—  Arnold Wayne Jones

Review: ‘Elf The Musical’

Networks--Elf (Boise)     011 copyThe Will Ferrell movie comedy Elf is a shortish, silly, but frequently funny trifle about a human, raised at the North Pole, who returns to civilization to see out his father and bring the Christmas spirit to a cynical world. It’s a corny story, made palatable by Ferrell’s guileless performance as a 30-year-old man still captivated by the ridiculously of the holidays.

I went into the stage musical, now at Fair Park, with a fair degree of skepticism. Elf-the-movie rested on Ferrell’s shoulders; how would Elf The Musical fare without him? Actually, quite well. Unlike the disappointing slate of other recent stage adaptations of Christmas movies (White Christmas, A Christmas Story), Elf maintains the perfect amount of whimsy, buoyed by Daniel Patrick Smith’s infectiously joyous performance as Buddy, the puppy-dogish pest with a heart of candycanes.

The book, by Bob Martin (The Drowsy Chaperone), adds just the correct amount of knowing winks to the audience — about the inanity of the plot, of current society, even of musicals themselves (also a trait of Chaperone) — and the score, although not peppered with tons of memorable earworms, is jaunty and fun. It’s a delightful theatrical trifle, all warm-hearted energy and family-friendly messages.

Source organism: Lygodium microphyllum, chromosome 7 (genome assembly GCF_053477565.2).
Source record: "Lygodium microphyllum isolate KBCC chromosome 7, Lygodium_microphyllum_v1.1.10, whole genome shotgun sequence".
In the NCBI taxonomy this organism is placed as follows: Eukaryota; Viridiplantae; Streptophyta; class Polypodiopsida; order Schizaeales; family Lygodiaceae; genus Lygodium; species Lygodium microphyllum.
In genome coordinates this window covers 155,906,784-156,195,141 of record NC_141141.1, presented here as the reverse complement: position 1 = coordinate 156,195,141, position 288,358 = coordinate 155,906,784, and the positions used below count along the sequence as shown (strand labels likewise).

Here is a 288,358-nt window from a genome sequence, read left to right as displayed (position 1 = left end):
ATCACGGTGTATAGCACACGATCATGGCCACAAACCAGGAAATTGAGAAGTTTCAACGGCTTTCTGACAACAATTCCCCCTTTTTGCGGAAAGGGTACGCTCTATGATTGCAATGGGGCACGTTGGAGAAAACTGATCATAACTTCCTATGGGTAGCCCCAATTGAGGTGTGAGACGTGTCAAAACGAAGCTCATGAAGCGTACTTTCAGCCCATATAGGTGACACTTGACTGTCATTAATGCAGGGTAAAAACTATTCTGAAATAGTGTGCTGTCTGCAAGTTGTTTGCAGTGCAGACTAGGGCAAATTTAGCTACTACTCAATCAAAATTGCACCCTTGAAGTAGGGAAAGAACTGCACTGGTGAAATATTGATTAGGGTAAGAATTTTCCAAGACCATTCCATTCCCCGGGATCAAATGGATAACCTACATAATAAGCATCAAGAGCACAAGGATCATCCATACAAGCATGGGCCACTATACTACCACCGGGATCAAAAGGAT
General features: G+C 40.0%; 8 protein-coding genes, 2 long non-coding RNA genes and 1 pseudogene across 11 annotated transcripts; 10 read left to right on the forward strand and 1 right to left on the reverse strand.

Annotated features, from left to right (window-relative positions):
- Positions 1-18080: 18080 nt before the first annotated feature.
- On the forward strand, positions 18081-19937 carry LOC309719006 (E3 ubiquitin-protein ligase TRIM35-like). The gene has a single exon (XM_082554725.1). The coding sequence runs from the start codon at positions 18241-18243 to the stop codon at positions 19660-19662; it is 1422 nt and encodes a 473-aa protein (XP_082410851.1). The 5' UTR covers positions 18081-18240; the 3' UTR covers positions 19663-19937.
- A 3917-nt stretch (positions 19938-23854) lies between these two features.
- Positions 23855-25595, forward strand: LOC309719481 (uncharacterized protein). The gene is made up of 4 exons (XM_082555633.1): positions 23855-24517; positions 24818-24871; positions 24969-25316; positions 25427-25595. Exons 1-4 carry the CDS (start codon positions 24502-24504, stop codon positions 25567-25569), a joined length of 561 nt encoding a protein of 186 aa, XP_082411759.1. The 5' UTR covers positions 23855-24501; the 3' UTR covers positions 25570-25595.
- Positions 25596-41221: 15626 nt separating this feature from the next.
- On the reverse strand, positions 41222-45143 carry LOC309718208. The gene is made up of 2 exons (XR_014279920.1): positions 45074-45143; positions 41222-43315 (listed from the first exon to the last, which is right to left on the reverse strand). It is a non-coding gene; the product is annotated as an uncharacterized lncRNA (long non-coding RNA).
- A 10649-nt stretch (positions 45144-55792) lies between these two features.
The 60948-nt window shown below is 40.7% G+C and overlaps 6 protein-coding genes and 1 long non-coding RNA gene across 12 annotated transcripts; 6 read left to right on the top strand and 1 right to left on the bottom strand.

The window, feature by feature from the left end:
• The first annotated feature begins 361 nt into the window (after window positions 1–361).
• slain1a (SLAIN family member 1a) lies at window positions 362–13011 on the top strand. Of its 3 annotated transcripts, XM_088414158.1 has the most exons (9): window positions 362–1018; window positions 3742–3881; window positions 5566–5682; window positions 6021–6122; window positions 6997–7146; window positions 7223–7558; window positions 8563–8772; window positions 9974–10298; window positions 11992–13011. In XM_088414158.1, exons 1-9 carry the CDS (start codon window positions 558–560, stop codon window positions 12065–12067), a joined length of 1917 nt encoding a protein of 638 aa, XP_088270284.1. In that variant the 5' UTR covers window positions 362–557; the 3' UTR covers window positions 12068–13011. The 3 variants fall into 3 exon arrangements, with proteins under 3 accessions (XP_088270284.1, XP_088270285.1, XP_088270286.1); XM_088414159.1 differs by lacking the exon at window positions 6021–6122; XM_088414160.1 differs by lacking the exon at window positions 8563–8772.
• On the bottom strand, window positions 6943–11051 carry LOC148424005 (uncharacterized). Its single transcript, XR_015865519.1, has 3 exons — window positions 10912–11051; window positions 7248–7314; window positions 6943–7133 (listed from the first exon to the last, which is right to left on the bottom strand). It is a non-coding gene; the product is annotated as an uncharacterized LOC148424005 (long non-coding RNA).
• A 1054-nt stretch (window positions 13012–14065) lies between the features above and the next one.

Now through Sunday at Fair Park Music Hall.

—  Arnold Wayne Jones

Holiday Gift Idea: The gift of theater

Networks--Elf-(Boise)-----107-copyThere really are gifts that keep on giving, and a season subscription to a theater company is a real way to have something new for your sweetheart all year long (and provides you both something to do together). North Texas is full of theaters to support, but we recommend Dallas Summer Musicals (you can still get tickets for the first show of the season, Elf, reviewed this week), or get someone in Cowtown a similar lineup from Performing Arts Fort Worth; Uptown Players (which next month kicks off with a bonus show with the Turtle Creek Chorale), WaterTower Theatre, the Dallas Theater Center (which has a gay-themed show running right now) and many more. Support the arts and those on your gift lift.

—  Arnold Wayne Jones